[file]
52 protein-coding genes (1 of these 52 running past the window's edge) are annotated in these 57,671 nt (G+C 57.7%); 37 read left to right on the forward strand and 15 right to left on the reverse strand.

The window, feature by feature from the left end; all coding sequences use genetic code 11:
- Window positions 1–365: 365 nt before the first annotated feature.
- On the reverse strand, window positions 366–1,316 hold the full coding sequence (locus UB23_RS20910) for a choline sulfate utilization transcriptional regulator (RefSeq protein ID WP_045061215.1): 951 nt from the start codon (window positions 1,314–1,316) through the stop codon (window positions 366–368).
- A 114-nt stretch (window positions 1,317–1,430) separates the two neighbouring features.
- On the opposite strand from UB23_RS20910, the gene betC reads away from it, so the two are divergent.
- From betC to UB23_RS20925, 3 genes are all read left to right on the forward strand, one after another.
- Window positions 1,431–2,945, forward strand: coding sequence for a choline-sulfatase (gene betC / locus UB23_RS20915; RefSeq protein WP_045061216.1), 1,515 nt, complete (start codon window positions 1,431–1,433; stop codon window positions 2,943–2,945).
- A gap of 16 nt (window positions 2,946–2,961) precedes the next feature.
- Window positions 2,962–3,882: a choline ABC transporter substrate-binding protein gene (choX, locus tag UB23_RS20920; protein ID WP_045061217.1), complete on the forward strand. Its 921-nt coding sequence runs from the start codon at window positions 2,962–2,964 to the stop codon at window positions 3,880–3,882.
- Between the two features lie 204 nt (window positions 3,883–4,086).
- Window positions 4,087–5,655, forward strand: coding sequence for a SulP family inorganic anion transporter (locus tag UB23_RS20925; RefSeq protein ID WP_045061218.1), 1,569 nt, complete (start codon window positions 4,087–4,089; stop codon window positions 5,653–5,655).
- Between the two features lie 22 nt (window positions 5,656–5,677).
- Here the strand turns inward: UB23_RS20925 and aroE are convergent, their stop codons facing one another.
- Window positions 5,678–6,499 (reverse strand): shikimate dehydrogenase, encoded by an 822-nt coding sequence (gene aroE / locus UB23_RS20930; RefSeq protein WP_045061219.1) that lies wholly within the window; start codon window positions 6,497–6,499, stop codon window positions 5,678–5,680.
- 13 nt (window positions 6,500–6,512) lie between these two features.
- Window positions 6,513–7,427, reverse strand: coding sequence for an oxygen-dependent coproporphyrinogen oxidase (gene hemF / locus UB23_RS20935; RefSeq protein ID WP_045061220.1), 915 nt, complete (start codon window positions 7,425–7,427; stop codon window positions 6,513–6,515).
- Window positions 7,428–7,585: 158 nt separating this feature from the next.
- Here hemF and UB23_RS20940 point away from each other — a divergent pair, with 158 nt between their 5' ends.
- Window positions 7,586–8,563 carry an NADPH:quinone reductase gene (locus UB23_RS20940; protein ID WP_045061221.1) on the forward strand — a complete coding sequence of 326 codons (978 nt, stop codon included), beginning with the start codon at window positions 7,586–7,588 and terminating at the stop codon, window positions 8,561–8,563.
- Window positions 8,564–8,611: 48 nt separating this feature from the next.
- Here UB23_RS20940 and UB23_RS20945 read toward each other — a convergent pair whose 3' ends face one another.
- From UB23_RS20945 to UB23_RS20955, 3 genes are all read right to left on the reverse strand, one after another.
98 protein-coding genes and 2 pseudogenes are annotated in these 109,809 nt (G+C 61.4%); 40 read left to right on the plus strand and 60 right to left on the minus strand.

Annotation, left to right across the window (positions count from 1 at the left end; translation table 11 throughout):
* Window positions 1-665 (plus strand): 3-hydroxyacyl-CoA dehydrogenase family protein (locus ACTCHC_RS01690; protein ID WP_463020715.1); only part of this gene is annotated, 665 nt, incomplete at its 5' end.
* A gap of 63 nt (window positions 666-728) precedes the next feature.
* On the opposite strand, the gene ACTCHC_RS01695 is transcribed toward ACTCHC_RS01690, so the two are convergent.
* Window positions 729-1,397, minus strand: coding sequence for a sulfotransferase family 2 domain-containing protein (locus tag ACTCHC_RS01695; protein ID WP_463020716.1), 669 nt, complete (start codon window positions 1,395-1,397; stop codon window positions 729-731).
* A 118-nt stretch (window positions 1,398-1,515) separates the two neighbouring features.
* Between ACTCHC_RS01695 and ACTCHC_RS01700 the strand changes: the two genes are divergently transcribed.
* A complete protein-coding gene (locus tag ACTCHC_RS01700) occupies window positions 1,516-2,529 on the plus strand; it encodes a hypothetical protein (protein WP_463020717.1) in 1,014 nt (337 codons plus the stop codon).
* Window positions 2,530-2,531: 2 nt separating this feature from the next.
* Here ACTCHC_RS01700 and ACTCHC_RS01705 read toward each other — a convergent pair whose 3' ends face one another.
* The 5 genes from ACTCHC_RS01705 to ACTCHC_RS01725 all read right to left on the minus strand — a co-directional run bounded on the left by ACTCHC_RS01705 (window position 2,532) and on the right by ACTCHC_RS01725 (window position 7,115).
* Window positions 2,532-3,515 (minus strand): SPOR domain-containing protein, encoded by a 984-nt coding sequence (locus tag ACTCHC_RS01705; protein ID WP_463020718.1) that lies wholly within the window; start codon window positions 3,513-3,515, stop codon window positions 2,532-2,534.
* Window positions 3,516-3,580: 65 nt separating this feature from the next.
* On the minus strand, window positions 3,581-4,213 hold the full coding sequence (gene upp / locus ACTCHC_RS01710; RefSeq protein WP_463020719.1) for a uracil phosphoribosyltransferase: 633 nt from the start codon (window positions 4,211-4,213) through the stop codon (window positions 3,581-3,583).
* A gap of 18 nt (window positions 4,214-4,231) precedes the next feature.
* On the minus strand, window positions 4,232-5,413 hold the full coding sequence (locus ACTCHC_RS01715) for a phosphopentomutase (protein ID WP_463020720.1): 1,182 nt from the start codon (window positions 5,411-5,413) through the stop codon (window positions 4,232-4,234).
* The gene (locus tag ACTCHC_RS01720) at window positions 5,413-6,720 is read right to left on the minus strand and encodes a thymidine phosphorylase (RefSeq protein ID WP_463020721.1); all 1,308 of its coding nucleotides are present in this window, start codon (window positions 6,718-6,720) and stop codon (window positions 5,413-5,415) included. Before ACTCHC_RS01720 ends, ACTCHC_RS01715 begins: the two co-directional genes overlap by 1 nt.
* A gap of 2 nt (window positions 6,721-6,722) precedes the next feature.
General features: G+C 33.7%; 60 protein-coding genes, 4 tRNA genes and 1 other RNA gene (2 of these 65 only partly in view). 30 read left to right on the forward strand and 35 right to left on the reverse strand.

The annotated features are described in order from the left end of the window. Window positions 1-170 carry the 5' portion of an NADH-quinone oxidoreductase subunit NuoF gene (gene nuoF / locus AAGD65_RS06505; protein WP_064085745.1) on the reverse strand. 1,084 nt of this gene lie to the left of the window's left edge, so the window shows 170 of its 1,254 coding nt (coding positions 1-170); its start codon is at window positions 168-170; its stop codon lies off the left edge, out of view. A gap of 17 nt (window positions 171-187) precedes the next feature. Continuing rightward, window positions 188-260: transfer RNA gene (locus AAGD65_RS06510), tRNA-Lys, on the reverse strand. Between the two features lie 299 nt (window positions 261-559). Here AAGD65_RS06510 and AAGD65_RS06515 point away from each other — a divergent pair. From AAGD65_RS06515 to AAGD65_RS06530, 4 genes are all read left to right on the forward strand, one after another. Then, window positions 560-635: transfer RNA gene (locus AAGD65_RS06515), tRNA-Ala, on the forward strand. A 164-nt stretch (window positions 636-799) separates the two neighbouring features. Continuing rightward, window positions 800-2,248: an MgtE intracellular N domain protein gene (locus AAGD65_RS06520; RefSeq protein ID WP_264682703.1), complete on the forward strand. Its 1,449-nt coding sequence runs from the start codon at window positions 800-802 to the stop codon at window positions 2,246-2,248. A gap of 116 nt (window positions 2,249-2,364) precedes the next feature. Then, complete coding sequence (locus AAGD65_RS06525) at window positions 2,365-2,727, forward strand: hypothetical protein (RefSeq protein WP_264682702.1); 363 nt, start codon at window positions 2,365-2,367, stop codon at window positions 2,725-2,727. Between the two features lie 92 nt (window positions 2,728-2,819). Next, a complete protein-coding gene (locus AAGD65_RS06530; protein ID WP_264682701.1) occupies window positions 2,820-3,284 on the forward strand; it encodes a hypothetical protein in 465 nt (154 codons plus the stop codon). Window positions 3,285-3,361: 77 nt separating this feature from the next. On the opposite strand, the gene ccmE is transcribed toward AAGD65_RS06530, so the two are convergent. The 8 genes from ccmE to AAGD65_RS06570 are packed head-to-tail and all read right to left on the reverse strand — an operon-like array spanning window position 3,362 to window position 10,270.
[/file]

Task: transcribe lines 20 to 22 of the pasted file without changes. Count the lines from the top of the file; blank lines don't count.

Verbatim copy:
- Window positions 7,586–8,563 carry an NADPH:quinone reductase gene (locus UB23_RS20940; protein ID WP_045061221.1) on the forward strand — a complete coding sequence of 326 codons (978 nt, stop codon included), beginning with the start codon at window positions 7,586–7,588 and terminating at the stop codon, window positions 8,561–8,563.
- Window positions 8,564–8,611: 48 nt separating this feature from the next.
- Here UB23_RS20940 and UB23_RS20945 read toward each other — a convergent pair whose 3' ends face one another.